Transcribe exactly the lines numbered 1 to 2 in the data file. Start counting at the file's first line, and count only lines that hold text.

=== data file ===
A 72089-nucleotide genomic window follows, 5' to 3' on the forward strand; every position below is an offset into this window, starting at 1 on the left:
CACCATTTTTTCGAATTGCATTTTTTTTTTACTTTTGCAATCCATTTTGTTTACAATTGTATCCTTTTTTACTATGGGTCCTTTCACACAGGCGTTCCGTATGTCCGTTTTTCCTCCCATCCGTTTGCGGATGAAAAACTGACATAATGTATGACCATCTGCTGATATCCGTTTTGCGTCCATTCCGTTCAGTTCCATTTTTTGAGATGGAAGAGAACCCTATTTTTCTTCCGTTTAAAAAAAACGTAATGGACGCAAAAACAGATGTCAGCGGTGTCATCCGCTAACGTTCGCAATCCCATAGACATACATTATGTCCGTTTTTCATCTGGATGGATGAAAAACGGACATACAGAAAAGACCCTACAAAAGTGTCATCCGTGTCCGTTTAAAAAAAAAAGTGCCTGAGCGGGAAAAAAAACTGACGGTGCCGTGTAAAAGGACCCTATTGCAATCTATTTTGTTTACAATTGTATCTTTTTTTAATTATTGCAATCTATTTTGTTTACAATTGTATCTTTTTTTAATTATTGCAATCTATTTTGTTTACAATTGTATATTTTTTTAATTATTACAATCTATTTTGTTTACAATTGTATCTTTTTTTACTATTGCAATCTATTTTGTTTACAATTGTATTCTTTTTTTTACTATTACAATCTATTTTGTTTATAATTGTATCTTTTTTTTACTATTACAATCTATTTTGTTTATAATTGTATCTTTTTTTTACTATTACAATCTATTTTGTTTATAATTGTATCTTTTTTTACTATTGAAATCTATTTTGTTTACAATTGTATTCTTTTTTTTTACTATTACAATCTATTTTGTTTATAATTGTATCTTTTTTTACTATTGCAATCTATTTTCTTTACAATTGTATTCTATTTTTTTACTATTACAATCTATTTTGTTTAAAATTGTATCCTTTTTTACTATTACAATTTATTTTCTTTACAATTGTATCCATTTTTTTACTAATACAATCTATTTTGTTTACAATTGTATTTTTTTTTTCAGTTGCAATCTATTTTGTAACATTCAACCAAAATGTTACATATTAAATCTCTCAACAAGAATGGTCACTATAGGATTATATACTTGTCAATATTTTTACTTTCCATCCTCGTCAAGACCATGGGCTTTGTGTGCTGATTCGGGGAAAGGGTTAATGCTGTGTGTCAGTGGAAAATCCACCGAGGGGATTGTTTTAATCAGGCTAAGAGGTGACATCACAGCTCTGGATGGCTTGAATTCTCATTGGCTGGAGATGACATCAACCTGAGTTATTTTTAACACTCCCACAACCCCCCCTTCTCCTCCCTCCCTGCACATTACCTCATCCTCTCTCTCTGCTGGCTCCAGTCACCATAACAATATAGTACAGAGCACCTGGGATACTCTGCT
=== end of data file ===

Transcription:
A 72089-nucleotide genomic window follows, 5' to 3' on the forward strand; every position below is an offset into this window, starting at 1 on the left:
CACCATTTTTTCGAATTGCATTTTTTTTTTACTTTTGCAATCCATTTTGTTTACAATTGTATCCTTTTTTACTATGGGTCCTTTCACACAGGCGTTCCGTATGTCCGTTTTTCCTCCCATCCGTTTGCGGATGAAAAACTGACATAATGTATGACCATCTGCTGATATCCGTTTTGCGTCCATTCCGTTCAGTTCCATTTTTTGAGATGGAAGAGAACCCTATTTTTCTTCCGTTTAAAAAAAACGTAATGGACGCAAAAACAGATGTCAGCGGTGTCATCCGCTAACGTTCGCAATCCCATAGACATACATTATGTCCGTTTTTCATCTGGATGGATGAAAAACGGACATACAGAAAAGACCCTACAAAAGTGTCATCCGTGTCCGTTTAAAAAAAAAAGTGCCTGAGCGGGAAAAAAAACTGACGGTGCCGTGTAAAAGGACCCTATTGCAATCTATTTTGTTTACAATTGTATCTTTTTTTAATTATTGCAATCTATTTTGTTTACAATTGTATCTTTTTTTAATTATTGCAATCTATTTTGTTTACAATTGTATATTTTTTTAATTATTACAATCTATTTTGTTTACAATTGTATCTTTTTTTACTATTGCAATCTATTTTGTTTACAATTGTATTCTTTTTTTTACTATTACAATCTATTTTGTTTATAATTGTATCTTTTTTTTACTATTACAATCTATTTTGTTTATAATTGTATCTTTTTTTTACTATTACAATCTATTTTGTTTATAATTGTATCTTTTTTTACTATTGAAATCTATTTTGTTTACAATTGTATTCTTTTTTTTTACTATTACAATCTATTTTGTTTATAATTGTATCTTTTTTTACTATTGCAATCTATTTTCTTTACAATTGTATTCTATTTTTTTACTATTACAATCTATTTTGTTTAAAATTGTATCCTTTTTTACTATTACAATTTATTTTCTTTACAATTGTATCCATTTTTTTACTAATACAATCTATTTTGTTTACAATTGTATTTTTTTTTTCAGTTGCAATCTATTTTGTAACATTCAACCAAAATGTTACATATTAAATCTCTCAACAAGAATGGTCACTATAGGATTATATACTTGTCAATATTTTTACTTTCCATCCTCGTCAAGACCATGGGCTTTGTGTGCTGATTCGGGGAAAGGGTTAATGCTGTGTGTCAGTGGAAAATCCACCGAGGGGATTGTTTTAATCAGGCTAAGAGGTGACATCACAGCTCTGGATGGCTTGAATTCTCATTGGCTGGAGATGACATCAACCTGAGTTATTTTTAACACTCCCACAACCCCCCCTTCTCCTCCCTCCCTGCACATTACCTCATCCTCTCTCTCTGCTGGCTCCAGTCACCATAACAATATAGTACAGAGCACCTGGGATACTCTGCT